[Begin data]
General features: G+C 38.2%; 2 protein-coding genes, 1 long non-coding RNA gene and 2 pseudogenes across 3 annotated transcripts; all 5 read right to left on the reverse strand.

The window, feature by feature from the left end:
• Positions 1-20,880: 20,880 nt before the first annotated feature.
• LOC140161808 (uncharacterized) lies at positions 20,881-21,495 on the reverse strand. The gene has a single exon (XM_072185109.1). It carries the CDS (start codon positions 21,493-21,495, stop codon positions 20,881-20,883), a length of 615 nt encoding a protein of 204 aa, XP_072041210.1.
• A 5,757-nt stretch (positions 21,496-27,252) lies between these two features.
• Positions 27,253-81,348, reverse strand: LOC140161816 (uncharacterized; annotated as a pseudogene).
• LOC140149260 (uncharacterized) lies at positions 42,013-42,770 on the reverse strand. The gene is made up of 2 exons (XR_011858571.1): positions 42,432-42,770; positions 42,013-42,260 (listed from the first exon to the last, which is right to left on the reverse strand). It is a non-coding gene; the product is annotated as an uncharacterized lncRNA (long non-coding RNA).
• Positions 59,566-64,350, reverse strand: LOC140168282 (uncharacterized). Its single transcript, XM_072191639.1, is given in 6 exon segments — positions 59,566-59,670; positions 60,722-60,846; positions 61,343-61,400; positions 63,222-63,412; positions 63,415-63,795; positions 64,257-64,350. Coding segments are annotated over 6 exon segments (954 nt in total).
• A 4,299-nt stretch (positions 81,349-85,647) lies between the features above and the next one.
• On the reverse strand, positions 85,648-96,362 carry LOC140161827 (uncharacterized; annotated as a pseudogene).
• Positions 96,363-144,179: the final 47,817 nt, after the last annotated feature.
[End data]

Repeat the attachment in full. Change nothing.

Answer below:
General features: G+C 38.2%; 2 protein-coding genes, 1 long non-coding RNA gene and 2 pseudogenes across 3 annotated transcripts; all 5 read right to left on the reverse strand.

The window, feature by feature from the left end:
• Positions 1-20,880: 20,880 nt before the first annotated feature.
• LOC140161808 (uncharacterized) lies at positions 20,881-21,495 on the reverse strand. The gene has a single exon (XM_072185109.1). It carries the CDS (start codon positions 21,493-21,495, stop codon positions 20,881-20,883), a length of 615 nt encoding a protein of 204 aa, XP_072041210.1.
• A 5,757-nt stretch (positions 21,496-27,252) lies between these two features.
• Positions 27,253-81,348, reverse strand: LOC140161816 (uncharacterized; annotated as a pseudogene).
• LOC140149260 (uncharacterized) lies at positions 42,013-42,770 on the reverse strand. The gene is made up of 2 exons (XR_011858571.1): positions 42,432-42,770; positions 42,013-42,260 (listed from the first exon to the last, which is right to left on the reverse strand). It is a non-coding gene; the product is annotated as an uncharacterized lncRNA (long non-coding RNA).
• Positions 59,566-64,350, reverse strand: LOC140168282 (uncharacterized). Its single transcript, XM_072191639.1, is given in 6 exon segments — positions 59,566-59,670; positions 60,722-60,846; positions 61,343-61,400; positions 63,222-63,412; positions 63,415-63,795; positions 64,257-64,350. Coding segments are annotated over 6 exon segments (954 nt in total).
• A 4,299-nt stretch (positions 81,349-85,647) lies between the features above and the next one.
• On the reverse strand, positions 85,648-96,362 carry LOC140161827 (uncharacterized; annotated as a pseudogene).
• Positions 96,363-144,179: the final 47,817 nt, after the last annotated feature.